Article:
But Favre, who holds NFL all-time records for completions (5,844) passing yards (66,474), touchdowns (476) and victories (175), isn't far behind, despite his age. He leads the NFC in completion percentage (69.7), ranks second in passer rating (109.5) and has thrown more touchdowns passes (12) and fewer interceptions (2) than Roethlisberger. His average of 224.5 yards passing per game is just 17 yards fewer than his career per-game average (241.7) as a starter.

Even more remarkable is that Favre hasn't missed a start since his first season in Green Bay in 1991, a league-record 275 games in a row, 297 counting playoffs. His consecutive game streak recently eclipsed the old record of former Vikings defensive end Jim Marshall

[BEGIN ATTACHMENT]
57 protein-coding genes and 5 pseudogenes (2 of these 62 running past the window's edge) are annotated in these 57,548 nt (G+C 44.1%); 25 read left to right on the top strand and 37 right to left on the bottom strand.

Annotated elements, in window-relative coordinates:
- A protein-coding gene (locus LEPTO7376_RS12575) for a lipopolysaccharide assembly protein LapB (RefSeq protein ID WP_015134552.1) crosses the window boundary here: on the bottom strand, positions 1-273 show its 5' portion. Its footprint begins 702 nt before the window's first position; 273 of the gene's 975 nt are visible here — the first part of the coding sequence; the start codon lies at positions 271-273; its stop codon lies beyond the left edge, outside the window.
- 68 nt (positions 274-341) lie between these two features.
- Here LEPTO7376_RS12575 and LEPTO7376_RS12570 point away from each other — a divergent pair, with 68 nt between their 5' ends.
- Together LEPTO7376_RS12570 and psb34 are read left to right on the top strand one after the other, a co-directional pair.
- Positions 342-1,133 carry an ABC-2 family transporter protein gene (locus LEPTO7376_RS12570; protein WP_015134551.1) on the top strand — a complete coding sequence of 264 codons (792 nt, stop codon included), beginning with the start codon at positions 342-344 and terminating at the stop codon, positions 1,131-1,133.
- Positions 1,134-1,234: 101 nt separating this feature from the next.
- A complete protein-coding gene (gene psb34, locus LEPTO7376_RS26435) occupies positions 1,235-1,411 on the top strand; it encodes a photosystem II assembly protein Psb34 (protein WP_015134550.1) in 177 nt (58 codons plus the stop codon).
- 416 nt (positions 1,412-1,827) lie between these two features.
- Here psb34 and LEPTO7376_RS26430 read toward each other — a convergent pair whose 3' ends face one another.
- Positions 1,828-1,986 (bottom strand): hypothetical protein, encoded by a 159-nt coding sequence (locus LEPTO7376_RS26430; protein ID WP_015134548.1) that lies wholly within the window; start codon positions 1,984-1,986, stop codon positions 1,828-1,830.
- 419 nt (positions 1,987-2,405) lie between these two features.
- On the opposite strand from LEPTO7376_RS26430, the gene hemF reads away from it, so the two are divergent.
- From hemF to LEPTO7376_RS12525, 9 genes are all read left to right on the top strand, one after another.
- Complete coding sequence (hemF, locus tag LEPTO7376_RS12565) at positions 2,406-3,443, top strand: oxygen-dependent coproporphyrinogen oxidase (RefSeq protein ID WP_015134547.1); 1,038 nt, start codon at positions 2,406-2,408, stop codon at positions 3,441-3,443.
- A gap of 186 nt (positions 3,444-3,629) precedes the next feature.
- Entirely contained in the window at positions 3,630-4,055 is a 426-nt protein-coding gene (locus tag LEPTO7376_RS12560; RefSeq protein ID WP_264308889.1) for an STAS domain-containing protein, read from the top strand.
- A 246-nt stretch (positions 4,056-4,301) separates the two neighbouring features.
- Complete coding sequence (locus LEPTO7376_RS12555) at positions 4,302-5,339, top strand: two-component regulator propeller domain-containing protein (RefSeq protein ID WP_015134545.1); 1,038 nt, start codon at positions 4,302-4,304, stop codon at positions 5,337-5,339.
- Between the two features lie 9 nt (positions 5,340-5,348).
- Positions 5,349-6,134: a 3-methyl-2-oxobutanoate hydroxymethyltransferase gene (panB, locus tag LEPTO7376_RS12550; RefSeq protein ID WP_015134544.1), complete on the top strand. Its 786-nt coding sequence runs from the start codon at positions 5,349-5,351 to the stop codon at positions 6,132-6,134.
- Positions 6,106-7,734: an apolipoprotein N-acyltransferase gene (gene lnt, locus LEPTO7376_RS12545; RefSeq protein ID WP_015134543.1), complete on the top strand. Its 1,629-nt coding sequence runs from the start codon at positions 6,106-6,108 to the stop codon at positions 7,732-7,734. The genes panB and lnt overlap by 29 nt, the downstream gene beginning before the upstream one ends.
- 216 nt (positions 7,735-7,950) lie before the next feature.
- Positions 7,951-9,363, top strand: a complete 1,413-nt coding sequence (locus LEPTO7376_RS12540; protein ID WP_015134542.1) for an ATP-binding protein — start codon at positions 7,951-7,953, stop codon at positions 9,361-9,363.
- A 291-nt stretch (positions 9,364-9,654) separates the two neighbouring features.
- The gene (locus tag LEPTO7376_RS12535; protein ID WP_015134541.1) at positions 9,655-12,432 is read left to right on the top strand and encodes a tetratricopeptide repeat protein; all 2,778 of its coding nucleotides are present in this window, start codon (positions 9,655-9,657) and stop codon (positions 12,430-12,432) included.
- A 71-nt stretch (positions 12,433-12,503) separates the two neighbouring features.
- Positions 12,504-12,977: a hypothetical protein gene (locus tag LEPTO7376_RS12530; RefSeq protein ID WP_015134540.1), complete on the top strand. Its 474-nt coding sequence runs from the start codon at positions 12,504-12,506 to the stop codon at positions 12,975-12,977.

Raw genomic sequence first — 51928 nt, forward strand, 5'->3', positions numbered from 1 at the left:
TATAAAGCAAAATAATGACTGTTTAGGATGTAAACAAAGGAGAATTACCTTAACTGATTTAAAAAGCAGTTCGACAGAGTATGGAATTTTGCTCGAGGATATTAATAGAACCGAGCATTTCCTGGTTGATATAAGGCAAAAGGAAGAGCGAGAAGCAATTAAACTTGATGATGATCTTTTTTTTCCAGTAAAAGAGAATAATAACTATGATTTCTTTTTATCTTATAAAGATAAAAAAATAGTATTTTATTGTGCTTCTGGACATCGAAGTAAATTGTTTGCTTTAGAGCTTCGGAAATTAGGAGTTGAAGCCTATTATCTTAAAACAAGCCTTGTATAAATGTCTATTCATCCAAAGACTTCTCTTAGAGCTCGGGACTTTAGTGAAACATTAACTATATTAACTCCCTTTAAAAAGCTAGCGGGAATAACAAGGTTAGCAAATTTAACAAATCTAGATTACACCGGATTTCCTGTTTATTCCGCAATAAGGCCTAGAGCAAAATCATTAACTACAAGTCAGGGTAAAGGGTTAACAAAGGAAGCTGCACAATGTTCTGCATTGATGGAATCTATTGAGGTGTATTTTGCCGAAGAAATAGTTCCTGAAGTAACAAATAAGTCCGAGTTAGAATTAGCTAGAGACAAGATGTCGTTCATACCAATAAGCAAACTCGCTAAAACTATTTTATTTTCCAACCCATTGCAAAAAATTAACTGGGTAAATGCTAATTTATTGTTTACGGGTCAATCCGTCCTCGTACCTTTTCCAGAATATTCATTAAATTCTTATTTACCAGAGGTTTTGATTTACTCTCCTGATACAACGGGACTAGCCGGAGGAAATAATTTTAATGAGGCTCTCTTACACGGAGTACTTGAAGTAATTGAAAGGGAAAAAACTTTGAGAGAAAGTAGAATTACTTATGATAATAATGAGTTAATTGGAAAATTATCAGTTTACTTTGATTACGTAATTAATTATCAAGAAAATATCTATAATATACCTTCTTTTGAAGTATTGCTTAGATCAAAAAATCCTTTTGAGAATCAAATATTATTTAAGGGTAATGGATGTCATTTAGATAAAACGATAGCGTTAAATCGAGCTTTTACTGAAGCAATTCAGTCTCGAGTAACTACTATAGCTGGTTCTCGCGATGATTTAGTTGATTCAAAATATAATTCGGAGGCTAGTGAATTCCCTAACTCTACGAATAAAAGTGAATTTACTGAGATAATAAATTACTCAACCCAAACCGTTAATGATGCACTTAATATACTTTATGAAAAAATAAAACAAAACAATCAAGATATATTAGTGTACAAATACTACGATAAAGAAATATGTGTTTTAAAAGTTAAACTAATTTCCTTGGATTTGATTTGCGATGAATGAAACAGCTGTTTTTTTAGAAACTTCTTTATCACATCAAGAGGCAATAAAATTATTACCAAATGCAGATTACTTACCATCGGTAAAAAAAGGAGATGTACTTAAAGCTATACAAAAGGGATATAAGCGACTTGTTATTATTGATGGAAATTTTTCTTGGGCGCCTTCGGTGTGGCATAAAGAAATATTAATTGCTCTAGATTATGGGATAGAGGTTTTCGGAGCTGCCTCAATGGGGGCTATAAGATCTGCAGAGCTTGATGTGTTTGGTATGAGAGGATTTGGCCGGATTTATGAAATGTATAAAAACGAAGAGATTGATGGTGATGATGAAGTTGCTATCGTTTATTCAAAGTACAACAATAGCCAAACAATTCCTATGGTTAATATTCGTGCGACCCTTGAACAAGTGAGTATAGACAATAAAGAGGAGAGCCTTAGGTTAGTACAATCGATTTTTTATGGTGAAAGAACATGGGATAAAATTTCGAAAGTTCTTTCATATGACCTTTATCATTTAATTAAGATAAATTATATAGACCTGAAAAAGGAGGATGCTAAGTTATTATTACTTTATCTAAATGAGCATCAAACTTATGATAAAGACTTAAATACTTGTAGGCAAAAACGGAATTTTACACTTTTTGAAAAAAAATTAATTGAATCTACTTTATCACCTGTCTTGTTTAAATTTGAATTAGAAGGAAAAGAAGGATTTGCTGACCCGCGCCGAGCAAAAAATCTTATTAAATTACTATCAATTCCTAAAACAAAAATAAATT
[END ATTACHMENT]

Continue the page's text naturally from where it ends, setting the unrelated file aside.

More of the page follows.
Big Ben vs. Brett

"At this position, that's unbelievable," said Roethlisberger, who has missed eight starts in six seasons. "A lot of it is toughness, but I'm sure he'll tell you a lot of it is luck. You have to get lucky, especially in this sport where guys are rolling into you, hitting you. Any little thing can happen."

If that isn't enough, Favre has shown he still has the magic to author fourth-quarter comebacks and incredible moments. He has done it twice this season with remarkable throws, none more amazing than the back-of-the-end-zone pass to Greg Lewis to beat the San Francisco 49ers.

"How can a guy throw that on a rope from 40 yards at 40 years old?" asked ESPN analyst and former quarterback Ron Jaworski, the awe apparent in his voice on the phone the other day.

Jaworski played 17 seasons with four different teams in the NFL, most of them with the Philadelphia Eagles. He was 38 when he played his final season with the Kansas City Chiefs. By the time he was 35, he said he knew he couldn't make the same throws as when he was 30.